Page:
On the 21st of September he appeared off the island of Canso, one of the principal fishing depots of the Grand Banks. He sent his boat in that night to gain information, and on the 22d he anchored in the harbor. There were three fishing schooners there, one of which he burned, one he scuttled, and the third, called the Ebenezer, he loaded with the fish taken from the two he had destroyed, and manned as a prize. After replenishing his wood and water, on the 23d he sailed up to Isle Madame, having learned that the fishing fleet was lying there dismantled for the winter. Beating to and fro with the Providence off the island, on that same evening he sent an expedition of twenty-five men in a shallop which he had captured at Canso, accompanied by a fully manned boat from the Providence. Both crews were heavily armed. The expedition captured the fishing fleet of nine vessels without loss. The crews of most of them, numbering some three hundred men, were ashore at the time, and the vessels were dismantled. Jones promised that if the men ashore would help to refit the vessels he desired to take with him as prizes, he would leave them a sufficient number of boats to enable them to regain their homes. By his ready address he actually persuaded them to comply with his request, and the unfortunate Englishmen labored assiduously to get the ships ready for sea.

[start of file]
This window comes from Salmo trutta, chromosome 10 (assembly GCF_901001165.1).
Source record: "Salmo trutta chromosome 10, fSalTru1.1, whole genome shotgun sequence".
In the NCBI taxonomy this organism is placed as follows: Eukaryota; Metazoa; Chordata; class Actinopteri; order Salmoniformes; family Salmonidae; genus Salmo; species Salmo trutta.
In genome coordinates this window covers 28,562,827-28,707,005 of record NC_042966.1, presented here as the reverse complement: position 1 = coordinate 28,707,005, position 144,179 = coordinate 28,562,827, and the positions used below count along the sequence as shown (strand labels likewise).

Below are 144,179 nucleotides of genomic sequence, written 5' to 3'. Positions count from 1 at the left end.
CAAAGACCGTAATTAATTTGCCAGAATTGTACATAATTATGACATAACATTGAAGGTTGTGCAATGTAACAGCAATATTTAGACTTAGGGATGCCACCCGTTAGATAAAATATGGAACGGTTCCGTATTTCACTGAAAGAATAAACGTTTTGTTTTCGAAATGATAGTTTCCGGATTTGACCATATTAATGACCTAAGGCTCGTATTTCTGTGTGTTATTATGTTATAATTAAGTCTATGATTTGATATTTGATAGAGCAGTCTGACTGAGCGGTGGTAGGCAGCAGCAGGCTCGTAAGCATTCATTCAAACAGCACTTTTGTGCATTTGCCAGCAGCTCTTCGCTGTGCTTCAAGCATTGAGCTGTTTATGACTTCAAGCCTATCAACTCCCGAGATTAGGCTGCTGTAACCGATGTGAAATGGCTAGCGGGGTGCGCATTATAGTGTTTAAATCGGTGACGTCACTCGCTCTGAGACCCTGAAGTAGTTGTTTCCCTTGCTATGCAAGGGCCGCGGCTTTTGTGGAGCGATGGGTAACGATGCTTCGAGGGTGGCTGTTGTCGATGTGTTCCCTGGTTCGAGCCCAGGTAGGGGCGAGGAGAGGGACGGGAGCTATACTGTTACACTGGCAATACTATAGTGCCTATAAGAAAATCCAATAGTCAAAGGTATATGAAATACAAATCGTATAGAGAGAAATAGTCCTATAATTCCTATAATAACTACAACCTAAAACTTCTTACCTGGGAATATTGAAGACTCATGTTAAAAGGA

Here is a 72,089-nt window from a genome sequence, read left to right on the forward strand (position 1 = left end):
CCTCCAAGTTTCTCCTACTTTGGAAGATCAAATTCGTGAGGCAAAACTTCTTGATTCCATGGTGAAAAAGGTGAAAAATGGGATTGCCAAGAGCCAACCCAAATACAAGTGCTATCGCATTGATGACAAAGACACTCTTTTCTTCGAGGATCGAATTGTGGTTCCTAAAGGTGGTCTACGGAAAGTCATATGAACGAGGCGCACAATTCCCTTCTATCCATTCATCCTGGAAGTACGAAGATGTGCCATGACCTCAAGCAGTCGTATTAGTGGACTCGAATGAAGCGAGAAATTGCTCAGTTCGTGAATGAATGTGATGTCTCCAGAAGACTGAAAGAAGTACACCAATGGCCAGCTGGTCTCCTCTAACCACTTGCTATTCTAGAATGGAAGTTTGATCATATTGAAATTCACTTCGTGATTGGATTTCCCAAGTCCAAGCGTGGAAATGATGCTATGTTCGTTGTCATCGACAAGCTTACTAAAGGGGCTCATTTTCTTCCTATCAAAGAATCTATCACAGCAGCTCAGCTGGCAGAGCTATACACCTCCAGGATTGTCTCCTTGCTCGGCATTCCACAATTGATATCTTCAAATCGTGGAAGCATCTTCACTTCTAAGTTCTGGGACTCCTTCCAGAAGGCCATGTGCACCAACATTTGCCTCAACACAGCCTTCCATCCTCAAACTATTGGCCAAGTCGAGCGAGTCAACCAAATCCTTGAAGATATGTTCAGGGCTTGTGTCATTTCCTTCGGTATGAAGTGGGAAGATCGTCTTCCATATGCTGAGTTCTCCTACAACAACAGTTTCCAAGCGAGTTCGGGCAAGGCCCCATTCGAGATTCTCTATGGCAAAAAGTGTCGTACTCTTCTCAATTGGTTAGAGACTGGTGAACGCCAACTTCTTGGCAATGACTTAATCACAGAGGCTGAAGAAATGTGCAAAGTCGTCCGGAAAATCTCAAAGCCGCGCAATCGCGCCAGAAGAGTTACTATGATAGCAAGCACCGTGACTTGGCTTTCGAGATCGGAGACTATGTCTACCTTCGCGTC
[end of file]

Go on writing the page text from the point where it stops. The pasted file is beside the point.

On the 25th of September their preparations were completed, but a violent autumn gale blew up, and their situation became one of great peril. The Providence, anchored in Great St. Peter Channel, rode it out with two anchors down to a long scope of cable. The ship Alexander and the schooner Sea Flower, which were heavily laden with valuable plunder, had also reached the same channel. The Alexander succeeded in making an anchorage under a point of rocks which sheltered her, and enabled her to sustain the shock of the gale unharmed. The Sea Flower was driven on the lee shore, and, being hopelessly wrecked, was scuttled and fired the next day. The Ebenezer, loaded with fish from Canso, was also wrecked. The gale had abated about noon, when, after burning the ship Adventure, dismantled and in ballast, and leaving a brig and two small schooners to enable the English seamen to reach home, the Providence, accompanied by the Alexander and the brigs Kingston Packet and Success, got under way for home. On the 27th the Providence, in spite of the fact that she was now very short-handed on account of the several prizes she had manned, chased two armed transports apparently bound in for Quebec, which managed to make good their escape. The little squadron resumed its course, and arrived safely at Rhode Island without further mishap on the 7th of October.